> > > Hi Russell, > > I will answer your questions when I will have more time. Also > I'm not sure I understand all of them.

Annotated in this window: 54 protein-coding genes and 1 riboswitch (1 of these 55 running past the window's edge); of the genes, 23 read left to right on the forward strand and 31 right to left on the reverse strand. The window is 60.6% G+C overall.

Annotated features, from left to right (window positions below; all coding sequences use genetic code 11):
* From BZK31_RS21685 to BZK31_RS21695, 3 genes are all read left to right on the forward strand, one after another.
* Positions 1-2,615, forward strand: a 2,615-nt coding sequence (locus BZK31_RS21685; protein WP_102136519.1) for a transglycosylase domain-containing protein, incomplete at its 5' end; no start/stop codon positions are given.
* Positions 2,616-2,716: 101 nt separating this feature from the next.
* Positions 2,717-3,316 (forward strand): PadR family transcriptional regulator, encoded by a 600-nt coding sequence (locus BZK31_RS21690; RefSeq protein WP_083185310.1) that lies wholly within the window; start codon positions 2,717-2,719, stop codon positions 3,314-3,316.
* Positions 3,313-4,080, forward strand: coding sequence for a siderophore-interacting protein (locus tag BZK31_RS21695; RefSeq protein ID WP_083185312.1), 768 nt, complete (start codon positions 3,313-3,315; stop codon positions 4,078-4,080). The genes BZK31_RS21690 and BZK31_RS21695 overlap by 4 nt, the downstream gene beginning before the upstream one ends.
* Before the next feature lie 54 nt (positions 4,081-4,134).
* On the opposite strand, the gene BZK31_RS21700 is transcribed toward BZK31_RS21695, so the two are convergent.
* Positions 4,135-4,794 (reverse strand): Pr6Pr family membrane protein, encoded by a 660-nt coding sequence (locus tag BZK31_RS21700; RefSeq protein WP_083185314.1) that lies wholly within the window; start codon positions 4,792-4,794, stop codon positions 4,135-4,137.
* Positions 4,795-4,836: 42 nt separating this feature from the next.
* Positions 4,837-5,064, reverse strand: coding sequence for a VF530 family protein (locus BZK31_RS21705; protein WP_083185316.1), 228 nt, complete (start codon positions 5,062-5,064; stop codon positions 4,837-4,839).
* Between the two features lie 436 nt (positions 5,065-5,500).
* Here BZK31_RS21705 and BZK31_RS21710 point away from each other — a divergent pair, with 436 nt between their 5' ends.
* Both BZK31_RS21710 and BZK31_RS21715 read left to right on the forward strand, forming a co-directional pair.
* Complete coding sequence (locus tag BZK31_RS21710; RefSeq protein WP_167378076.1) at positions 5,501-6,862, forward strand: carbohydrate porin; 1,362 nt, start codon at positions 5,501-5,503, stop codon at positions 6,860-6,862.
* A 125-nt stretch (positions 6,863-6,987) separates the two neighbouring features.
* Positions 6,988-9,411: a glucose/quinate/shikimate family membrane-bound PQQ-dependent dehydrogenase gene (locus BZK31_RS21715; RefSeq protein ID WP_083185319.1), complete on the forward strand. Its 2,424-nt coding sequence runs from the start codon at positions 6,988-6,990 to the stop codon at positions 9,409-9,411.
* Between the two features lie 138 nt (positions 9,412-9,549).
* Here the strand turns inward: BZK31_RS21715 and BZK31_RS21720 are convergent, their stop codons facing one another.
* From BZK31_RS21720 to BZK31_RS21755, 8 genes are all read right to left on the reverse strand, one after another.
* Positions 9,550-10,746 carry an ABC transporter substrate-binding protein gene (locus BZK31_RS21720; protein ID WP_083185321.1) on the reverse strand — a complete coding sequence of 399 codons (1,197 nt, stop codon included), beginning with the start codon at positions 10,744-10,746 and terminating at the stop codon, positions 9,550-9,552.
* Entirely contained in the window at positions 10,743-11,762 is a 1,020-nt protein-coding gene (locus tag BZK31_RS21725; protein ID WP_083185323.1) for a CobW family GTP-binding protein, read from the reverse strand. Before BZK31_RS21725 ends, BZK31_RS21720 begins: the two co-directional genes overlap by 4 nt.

Fair enough. We're both fairly busy, so lets do this step by step in easily digestible chunks. > Here I present just some easy comments and questions. > > >See my heirarchy above. COMP \equiv NEURO. One's expectations are > >constrained by the laws of the QM multiverse. Within that, naturally > >there is 1-indeterminism. Not all brain states are reachable by > >computational continuations from a given state. > > Remember that I show comp => physics is derivable from machine's > psychology (= computer science including 1-person machine's discourse). > So I cannot rely on QM. QM shoulb be derivable from comp, or > either comp or QM is false. > OK - I agree with this statement under the subsitution COMP <- Schmidhuber, and think that my Occam paper pretty much does that. > Note: I eliminate the NEURO hypothesis to show that my result > does not depend on the heavy argumentation (in the philosophy of mind > community) between so-called externalist (mind supervenes on brain + > environment) and internalist (mind supervenes on "biological" brain > only). I just don't care. OK - I'm not sure what the externalist position even means. But then I'm not a "philosopher of the mind". > > >I was hoping for a transparent explanation of why you *believe* > >COMP<=>Schmidhuber. > > This really astonishes me. I make a big effort, though! > To be sure I don't understand the difference you see between > Schmidhuber's assumption and mine. I am not talking of the > *consequences* we derived from comp. This is what we need to sort out: i) COMP means that I can survive the replacement of my brain by some Turing emulation. ii) Schmidhuber means that all computations exist. (via UD*) At first blush, these two assumptions appear to be completely independent. OK - Schmidhuber admits belief in COMP at the end of his paper, but it doesn't follow (at least trivially) from his Plenitude assumption. I could well imagine conscious entities diagonalising the UD* output to generate an experience which is not an explicit computation. And with i), it seems that a classical continuous universe can support Turing Machines. Assuming that I live in such a universe, but it is the one and only universe (made by God lets say!) and that I am a Turing simulation, then COMP is obviously true. However, we've just assumed Schmidhuber is wrong, but found COMP to be true. > I'm not postulating more than Schmidhuber, the computationalist > evrything is UD*, = the great programmer's work. > With this I show that machines will be confront with continua. > Schmidhuber miss that point because he confuses 1 and 3 point > of view. That's all. > Schmidhuber'plenitude => comp, because if comp is false, then > with or without NEURO, I cannot exist in that plenitude and then > it is not a plenitude. Is that not obvious? > No it is not obvious. As I said above, what if I'm diagonalising the output of UD? > Also, if by Tegmark you mean only the axiomatisable formal theory > then, from the *ontological* perspective it is easy to show > that Tegmark = me = Schmidhuber. > Some of the (seldom) remark by Tegmark in the list gives me > the feeling that he is quite open to that equivalence. > By me - I assume you mean COMP. Lets talk about Tegmark, and yes I believe Tegmark is referring to formal axiomatic systems (he seems to go on about them in his paper). I can see clearly that Tegmark \subset Schmidhuber, however it is less clear that the reverse relationship holds. If the reverse relationship did hold, then it would make little difference, apart from the White Rabbit problem vanishing. > About "digital device". You seem to think that there exists > digital device which are not Turing emulable, and you gives > me as an exemple some radioactive (quantum) device. > > If you where true Church Thesis would be violated. > Schroedinger equation and Quantum Discrete devices are > Turing emulable. The randomnes is seen by the observer when his > coupling with the 'superposed object" is emulated by the UTM. > This is quite in the spirit of Everett and any no-collapse > interpretation of QM. If you believe that a radioactive device > is not Turing-emulable, then you believe in some form of > non-computational collapse, and you are again slipping toward > Penrosian form of non-comp. > Of course you can can compute the ensemble (UD*) - this follows from Schmidhuber's Plenitude. Also (in a sense) you can compute the wavefunction in Multiverse, which in turn defines a probability distribution. What you can't compute (or so it seems to me) is the outcome of a projection (1st postulate of consciousness). It is this projection that introduces randomness, or indeterminism into the 1st person view of the world. > More importantly, please tell me exactly the difference you see > between "my comp assumption" and Schmidhuber's one. Schmidhuber doesn't make a COMP assumption - he makes an "All Universes Hypothesis". I talked about the difference between the two earlier in my email. > Is there is a difference I agree that different names should be > used, but introducing differences where there are none, is still > more confusing. > > Bruno > > > > I really am trying to understand your argument. I know I'm from a different conceptual background, but somewhere either you or I have an incorrect concept. I can't accept a statement that A is equivalent to B obviously, when to my understanding A and B are such different things. Cheers ---------------------------------------------------------------------------- Dr. Russell Standish Director High Performance Computing Support Unit, University of NSW Phone 9385 6967 Sydney 2052 Fax 9385 6965 Australia [EMAIL PROTECTED] Room 2075, Red Centre http://parallel.hpc.unsw.edu.au/rks ----------------------------------------------------------------------------